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Vitamins and minerals
Vitamins and minerals are nutrients your body needs in small amounts to work properly and stay healthy.
Most people should get all the nutrients they need by having a varied and balanced diet, although some people may need to take extra supplements.
What this guide covers
This guide has information about:
- vitamin A
- B vitamins and folic acid
- vitamin C
- vitamin D
- vitamin E
- vitamin K
- other vitamins and minerals – including beta-carotene, copper, potassium and zinc
Use these links to find out what these nutrients do, how much of them you need, how to ensure you get enough, and what the risks are if you take too much.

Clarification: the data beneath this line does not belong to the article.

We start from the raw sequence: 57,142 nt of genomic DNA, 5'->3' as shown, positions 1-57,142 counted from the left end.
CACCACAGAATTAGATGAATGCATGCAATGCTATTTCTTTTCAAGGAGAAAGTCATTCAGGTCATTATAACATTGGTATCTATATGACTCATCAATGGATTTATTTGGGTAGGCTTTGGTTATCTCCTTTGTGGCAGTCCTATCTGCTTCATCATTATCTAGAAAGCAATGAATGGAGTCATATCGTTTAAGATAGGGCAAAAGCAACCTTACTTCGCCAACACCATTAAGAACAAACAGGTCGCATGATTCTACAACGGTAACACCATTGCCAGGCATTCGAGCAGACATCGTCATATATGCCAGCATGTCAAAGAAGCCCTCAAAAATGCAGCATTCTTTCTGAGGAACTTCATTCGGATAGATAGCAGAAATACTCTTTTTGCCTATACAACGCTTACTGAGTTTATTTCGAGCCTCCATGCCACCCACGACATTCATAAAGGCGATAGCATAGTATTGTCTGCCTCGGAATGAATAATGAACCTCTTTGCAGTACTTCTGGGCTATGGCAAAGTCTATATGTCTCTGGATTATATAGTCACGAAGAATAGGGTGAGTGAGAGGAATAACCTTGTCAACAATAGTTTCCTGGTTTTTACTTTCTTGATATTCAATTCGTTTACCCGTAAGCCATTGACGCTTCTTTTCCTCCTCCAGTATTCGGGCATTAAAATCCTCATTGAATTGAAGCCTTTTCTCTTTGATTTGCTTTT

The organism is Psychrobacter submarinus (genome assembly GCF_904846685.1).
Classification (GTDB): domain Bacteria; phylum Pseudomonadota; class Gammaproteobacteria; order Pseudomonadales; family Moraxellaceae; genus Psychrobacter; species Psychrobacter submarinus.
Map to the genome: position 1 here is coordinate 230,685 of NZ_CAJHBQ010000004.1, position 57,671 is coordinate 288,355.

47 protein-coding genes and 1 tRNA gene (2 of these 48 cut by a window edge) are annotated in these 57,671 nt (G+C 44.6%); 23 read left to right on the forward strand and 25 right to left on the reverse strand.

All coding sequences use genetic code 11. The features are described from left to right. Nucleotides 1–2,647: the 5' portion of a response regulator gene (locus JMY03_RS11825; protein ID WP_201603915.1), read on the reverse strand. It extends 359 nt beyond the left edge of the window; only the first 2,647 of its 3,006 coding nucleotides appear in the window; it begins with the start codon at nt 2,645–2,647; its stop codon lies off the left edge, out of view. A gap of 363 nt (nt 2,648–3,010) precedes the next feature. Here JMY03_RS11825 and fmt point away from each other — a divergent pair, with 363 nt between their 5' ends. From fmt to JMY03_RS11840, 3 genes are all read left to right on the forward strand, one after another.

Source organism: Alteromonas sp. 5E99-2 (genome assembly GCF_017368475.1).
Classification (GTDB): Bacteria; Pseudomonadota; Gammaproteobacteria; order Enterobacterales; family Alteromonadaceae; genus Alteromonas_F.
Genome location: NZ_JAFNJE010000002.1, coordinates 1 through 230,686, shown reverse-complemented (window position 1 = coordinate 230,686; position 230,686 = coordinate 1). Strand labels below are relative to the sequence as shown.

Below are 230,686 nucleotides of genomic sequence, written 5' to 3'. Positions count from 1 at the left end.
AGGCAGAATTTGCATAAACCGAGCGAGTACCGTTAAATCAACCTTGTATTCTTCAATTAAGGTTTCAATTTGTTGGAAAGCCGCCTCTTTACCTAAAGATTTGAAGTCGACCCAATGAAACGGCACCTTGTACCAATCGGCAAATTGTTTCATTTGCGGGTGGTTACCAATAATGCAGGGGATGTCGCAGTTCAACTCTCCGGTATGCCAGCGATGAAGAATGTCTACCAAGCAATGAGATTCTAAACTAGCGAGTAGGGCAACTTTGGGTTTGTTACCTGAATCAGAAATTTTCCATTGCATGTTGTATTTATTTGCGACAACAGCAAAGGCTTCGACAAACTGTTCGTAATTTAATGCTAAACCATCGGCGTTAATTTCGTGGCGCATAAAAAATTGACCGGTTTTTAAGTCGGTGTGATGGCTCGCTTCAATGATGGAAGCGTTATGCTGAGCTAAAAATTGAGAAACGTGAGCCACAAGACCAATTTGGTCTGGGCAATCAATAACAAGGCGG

There are 3 types of units used to measure amounts of minerals and vitamins:
- Milligrams – a milligram is 1 thousandth of a gram and is usually spelt out as mg
- Micrograms – a microgram is 1 millionth of a gram and is usually spelt out as μg or mcg. 1,000 micrograms is equal to 1 milligram.
- International Units, which are sometimes used to measure vitamins A, D and E – and usually spelt out as IU. The conversion of milligrams (mg) and micrograms (μg) into IU depends on the type of vitamin
In 2016 Public Health England published a report on dietary recommendations for both children and adults.
There are separate pages on:
- vitamins for children
- vitamins, supplements and nutrition in pregnancy
- Do I need to take vitamin supplements?